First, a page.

|Publication number||US7211176 B2|
|Application number||US 10/979,488|
|Publication date||May 1, 2007|
|Filing date||Nov 2, 2004|
|Priority date||Nov 2, 2004|
|Also published as||CA2583878A1, EP1828061A1, US20060091002, WO2006049811A1|
|Publication number||10979488, 979488, US 7211176 B2, US 7211176B2, US-B2-7211176, US7211176 B2, US7211176B2|
|Inventors||Raymond Albert Hin, Peter Baden Farrer, Gary Andrew Kennedy, Richard T. Coffey|
|Original Assignee||Zodiac Pool Care, Inc.|
|Export Citation||BiBTeX, EndNote, RefMan|
|Patent Citations (61), Non-Patent Citations (2), Referenced by (11), Classifications (9), Legal Events (7)|
|External Links: USPTO, USPTO Assignment, Espacenet|
1. Field of the Invention
The invention relates to an apparatus for purifying water by electrolytic purification, wherein the electrode used to create the electrolytic reaction is easily replaceable.
2. Description of the Related Art
Electrolytic purification of water has been carried out for some time. The process involves the purification of water that is saline, i.e., that has some concentration of halide ion in it. For instance, in many swimming pools in Australia, where electrolytic purification of pool water is currently more popular than in the United States, a slight salinity level is achieved by dissolution of quantities of sodium chloride into the pool water. The water, with its dissolved halide ion, is passed through an electrolytic cell. The halide ions are oxidized by electrolysis to form hypohalic acid, hypohalite ions, or both (believed to occur through the intermediate of molecular halogen), which have known utility in disinfecting water (and whose use is typically known as “chlorinating” the water). In addition, the electrolysis reaction converts water into hydrogen and oxygen; some of the oxygen is converted further into ozone, which also has a disinfecting effect on the pool water.
Electrolytic purification is desirable because it is safe, effective, and for applications such as swimming pools, hot tubs, spas, etc., it eliminates much of the need for the pool owner or operator to handle chemicals and monitor water chemistry. The salinity levels necessary to achieve effective chlorination levels are typically well below the organoleptic thresholds in humans, and the primary chemical required to be handled by the operator is a simple alkali metal halide salt. In addition, operation of the electrolytic cell is comparatively easy, and requires little attention beyond ensuring the proper current and voltage levels are set, and maintaining the correct salinity levels in the water.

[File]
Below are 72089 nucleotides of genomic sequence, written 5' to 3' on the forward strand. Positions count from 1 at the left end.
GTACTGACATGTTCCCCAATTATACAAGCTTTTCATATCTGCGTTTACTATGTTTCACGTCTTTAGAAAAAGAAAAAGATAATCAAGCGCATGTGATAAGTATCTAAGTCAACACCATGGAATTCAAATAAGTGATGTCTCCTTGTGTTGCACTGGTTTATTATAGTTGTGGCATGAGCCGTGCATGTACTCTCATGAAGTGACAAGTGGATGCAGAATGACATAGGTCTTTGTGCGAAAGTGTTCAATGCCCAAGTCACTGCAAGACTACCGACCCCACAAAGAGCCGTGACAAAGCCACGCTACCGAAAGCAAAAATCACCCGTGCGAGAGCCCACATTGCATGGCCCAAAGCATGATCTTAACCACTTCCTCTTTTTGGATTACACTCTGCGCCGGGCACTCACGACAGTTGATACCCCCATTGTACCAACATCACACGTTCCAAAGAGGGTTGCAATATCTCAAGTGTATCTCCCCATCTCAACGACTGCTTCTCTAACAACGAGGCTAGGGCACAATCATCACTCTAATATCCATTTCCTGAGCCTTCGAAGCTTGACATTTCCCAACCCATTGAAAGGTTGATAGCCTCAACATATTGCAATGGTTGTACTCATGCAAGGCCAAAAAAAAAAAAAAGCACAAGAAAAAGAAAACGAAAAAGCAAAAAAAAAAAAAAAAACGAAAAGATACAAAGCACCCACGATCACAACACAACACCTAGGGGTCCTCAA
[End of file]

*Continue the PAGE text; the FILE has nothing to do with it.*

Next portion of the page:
One of the disadvantages associated with electrolytic purification is the cost of the electrolytic cell, as well as the cost of replacement electrodes, which can corrode, become fouled with scale and the like or otherwise become inactivated over time. These costs are primarily driven by the size of the electrodes, which are typically constructed from titanium coated with platinum or ruthenium. Electrodes having a surface area sufficient to generate adequate chlorine levels represent a significant portion of the cost of installing and maintaining an electrolytic purification system. In addition, electrolytic cell life is limited due to the current density through the cell over time.
One approach to minimizing these issues is to combine electrolytic purification with other purification techniques, as described in U.S. Pat. No. 6,761,827. However, many pools and spas continue to use electrolytic purification as the sole or primary purification technique. For these systems, eventually the electrode will corrode to the point where replacement is desirable and necessary. There remains a need in the art for an electrolytic purification system wherein the electrode cartridge is easily replaceable, where replacement will not compromise the water-tight, pressure resistant nature of the system, and where good electrical connections are obtained with the replacement cartridge.
The apparatus of this invention contains a replaceable electrode cartridge that has good, stable electrical connections, and is contained within a cylindrical pressure vessel having a cap and seal arrangement that allow easy replacement of the cartridge and easy re-establishment of water-tight, pressure resistant seals in the system. In a particular embodiment, the apparatus flow path permits easy visual determination of whether the device is operating effectively.